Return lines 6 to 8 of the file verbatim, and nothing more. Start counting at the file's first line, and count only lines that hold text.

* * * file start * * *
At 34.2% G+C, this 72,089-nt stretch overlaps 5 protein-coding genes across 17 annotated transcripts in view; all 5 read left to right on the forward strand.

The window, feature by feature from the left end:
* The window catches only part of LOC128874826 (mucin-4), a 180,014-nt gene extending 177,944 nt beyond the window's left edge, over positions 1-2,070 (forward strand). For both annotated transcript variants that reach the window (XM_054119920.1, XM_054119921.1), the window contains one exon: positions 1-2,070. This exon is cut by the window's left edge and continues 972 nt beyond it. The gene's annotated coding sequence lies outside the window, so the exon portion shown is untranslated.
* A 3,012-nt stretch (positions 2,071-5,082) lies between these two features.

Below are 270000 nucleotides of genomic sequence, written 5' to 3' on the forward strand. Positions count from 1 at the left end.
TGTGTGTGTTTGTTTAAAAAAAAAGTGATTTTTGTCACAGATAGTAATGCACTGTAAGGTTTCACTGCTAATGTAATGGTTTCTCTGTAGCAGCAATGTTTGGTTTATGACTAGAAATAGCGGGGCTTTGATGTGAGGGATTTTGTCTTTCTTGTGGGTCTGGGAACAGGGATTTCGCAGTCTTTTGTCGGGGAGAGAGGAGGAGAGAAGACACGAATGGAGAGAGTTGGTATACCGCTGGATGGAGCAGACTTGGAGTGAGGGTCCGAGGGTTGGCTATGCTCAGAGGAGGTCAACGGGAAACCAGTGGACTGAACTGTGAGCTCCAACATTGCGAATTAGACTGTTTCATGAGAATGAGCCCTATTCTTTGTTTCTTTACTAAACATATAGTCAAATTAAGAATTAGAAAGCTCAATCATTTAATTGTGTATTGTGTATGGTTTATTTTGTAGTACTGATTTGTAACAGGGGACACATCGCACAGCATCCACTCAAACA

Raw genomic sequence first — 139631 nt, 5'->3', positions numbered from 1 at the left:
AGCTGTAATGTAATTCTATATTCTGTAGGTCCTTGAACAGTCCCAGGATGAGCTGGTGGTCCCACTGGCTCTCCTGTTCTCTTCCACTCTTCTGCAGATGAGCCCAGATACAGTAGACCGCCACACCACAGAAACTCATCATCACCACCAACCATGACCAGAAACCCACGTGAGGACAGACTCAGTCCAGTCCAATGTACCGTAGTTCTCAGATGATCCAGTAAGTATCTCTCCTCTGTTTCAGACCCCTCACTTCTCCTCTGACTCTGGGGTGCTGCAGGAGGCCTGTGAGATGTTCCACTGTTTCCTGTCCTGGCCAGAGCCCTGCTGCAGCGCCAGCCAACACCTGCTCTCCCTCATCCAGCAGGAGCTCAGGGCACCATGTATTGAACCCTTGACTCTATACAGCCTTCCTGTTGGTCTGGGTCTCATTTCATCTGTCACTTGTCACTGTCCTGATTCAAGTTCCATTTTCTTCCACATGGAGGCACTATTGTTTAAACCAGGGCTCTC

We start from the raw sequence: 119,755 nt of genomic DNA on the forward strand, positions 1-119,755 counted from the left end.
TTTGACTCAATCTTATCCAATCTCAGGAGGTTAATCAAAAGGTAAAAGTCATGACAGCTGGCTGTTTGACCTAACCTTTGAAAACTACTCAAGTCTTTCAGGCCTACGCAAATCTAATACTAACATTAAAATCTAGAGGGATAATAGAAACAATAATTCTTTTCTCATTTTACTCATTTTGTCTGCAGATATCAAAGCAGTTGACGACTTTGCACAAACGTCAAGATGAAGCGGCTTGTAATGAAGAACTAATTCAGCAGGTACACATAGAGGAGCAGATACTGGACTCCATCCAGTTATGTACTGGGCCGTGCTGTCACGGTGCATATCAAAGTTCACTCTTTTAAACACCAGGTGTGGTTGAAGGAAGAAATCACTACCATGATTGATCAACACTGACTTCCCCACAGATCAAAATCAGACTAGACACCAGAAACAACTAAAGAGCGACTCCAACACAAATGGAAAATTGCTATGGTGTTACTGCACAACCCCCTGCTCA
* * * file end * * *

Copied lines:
TGTGTGTGTTTGTTTAAAAAAAAAGTGATTTTTGTCACAGATAGTAATGCACTGTAAGGTTTCACTGCTAATGTAATGGTTTCTCTGTAGCAGCAATGTTTGGTTTATGACTAGAAATAGCGGGGCTTTGATGTGAGGGATTTTGTCTTTCTTGTGGGTCTGGGAACAGGGATTTCGCAGTCTTTTGTCGGGGAGAGAGGAGGAGAGAAGACACGAATGGAGAGAGTTGGTATACCGCTGGATGGAGCAGACTTGGAGTGAGGGTCCGAGGGTTGGCTATGCTCAGAGGAGGTCAACGGGAAACCAGTGGACTGAACTGTGAGCTCCAACATTGCGAATTAGACTGTTTCATGAGAATGAGCCCTATTCTTTGTTTCTTTACTAAACATATAGTCAAATTAAGAATTAGAAAGCTCAATCATTTAATTGTGTATTGTGTATGGTTTATTTTGTAGTACTGATTTGTAACAGGGGACACATCGCACAGCATCCACTCAAACA

Raw genomic sequence first — 139631 nt, 5'->3', positions numbered from 1 at the left:
AGCTGTAATGTAATTCTATATTCTGTAGGTCCTTGAACAGTCCCAGGATGAGCTGGTGGTCCCACTGGCTCTCCTGTTCTCTTCCACTCTTCTGCAGATGAGCCCAGATACAGTAGACCGCCACACCACAGAAACTCATCATCACCACCAACCATGACCAGAAACCCACGTGAGGACAGACTCAGTCCAGTCCAATGTACCGTAGTTCTCAGATGATCCAGTAAGTATCTCTCCTCTGTTTCAGACCCCTCACTTCTCCTCTGACTCTGGGGTGCTGCAGGAGGCCTGTGAGATGTTCCACTGTTTCCTGTCCTGGCCAGAGCCCTGCTGCAGCGCCAGCCAACACCTGCTCTCCCTCATCCAGCAGGAGCTCAGGGCACCATGTATTGAACCCTTGACTCTATACAGCCTTCCTGTTGGTCTGGGTCTCATTTCATCTGTCACTTGTCACTGTCCTGATTCAAGTTCCATTTTCTTCCACATGGAGGCACTATTGTTTAAACCAGGGCTCTC